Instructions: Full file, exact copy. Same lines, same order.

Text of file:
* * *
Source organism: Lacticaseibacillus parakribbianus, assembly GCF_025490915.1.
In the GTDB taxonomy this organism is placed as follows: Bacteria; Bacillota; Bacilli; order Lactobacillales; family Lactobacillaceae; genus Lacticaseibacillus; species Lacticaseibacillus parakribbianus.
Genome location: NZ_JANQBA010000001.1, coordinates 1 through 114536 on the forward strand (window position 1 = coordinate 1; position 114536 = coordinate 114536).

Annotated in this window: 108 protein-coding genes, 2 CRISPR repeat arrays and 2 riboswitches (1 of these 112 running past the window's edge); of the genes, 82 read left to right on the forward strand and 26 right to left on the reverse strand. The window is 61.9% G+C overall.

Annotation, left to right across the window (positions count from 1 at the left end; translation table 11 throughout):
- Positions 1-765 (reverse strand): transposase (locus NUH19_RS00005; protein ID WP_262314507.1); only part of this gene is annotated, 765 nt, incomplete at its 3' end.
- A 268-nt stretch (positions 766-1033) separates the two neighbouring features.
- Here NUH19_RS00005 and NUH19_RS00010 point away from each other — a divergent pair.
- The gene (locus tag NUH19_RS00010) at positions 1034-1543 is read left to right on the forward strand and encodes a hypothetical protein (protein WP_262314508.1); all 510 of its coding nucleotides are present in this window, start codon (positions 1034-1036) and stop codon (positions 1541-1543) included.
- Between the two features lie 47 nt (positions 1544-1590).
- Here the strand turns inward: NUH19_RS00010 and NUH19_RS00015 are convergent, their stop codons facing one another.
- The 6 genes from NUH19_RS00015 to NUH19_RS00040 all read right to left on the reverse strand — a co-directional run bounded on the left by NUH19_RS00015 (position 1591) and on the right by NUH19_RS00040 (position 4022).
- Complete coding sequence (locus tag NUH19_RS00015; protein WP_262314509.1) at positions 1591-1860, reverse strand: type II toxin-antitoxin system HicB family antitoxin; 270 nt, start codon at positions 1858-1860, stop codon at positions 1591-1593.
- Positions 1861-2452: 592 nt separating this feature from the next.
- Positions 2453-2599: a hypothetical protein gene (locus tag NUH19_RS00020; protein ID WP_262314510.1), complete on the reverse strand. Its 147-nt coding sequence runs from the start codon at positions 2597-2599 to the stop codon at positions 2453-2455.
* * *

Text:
Source organism: Lacticaseibacillus parakribbianus, assembly GCF_025490915.1.
In the GTDB taxonomy this organism is placed as follows: Bacteria; Bacillota; Bacilli; order Lactobacillales; family Lactobacillaceae; genus Lacticaseibacillus; species Lacticaseibacillus parakribbianus.
Genome location: NZ_JANQBA010000001.1, coordinates 1 through 114536 on the forward strand (window position 1 = coordinate 1; position 114536 = coordinate 114536).

Annotated in this window: 108 protein-coding genes, 2 CRISPR repeat arrays and 2 riboswitches (1 of these 112 running past the window's edge); of the genes, 82 read left to right on the forward strand and 26 right to left on the reverse strand. The window is 61.9% G+C overall.

Annotation, left to right across the window (positions count from 1 at the left end; translation table 11 throughout):
- Positions 1-765 (reverse strand): transposase (locus NUH19_RS00005; protein ID WP_262314507.1); only part of this gene is annotated, 765 nt, incomplete at its 3' end.
- A 268-nt stretch (positions 766-1033) separates the two neighbouring features.
- Here NUH19_RS00005 and NUH19_RS00010 point away from each other — a divergent pair.
- The gene (locus tag NUH19_RS00010) at positions 1034-1543 is read left to right on the forward strand and encodes a hypothetical protein (protein WP_262314508.1); all 510 of its coding nucleotides are present in this window, start codon (positions 1034-1036) and stop codon (positions 1541-1543) included.
- Between the two features lie 47 nt (positions 1544-1590).
- Here the strand turns inward: NUH19_RS00010 and NUH19_RS00015 are convergent, their stop codons facing one another.
- The 6 genes from NUH19_RS00015 to NUH19_RS00040 all read right to left on the reverse strand — a co-directional run bounded on the left by NUH19_RS00015 (position 1591) and on the right by NUH19_RS00040 (position 4022).
- Complete coding sequence (locus tag NUH19_RS00015; protein WP_262314509.1) at positions 1591-1860, reverse strand: type II toxin-antitoxin system HicB family antitoxin; 270 nt, start codon at positions 1858-1860, stop codon at positions 1591-1593.
- Positions 1861-2452: 592 nt separating this feature from the next.
- Positions 2453-2599: a hypothetical protein gene (locus tag NUH19_RS00020; protein ID WP_262314510.1), complete on the reverse strand. Its 147-nt coding sequence runs from the start codon at positions 2597-2599 to the stop codon at positions 2453-2455.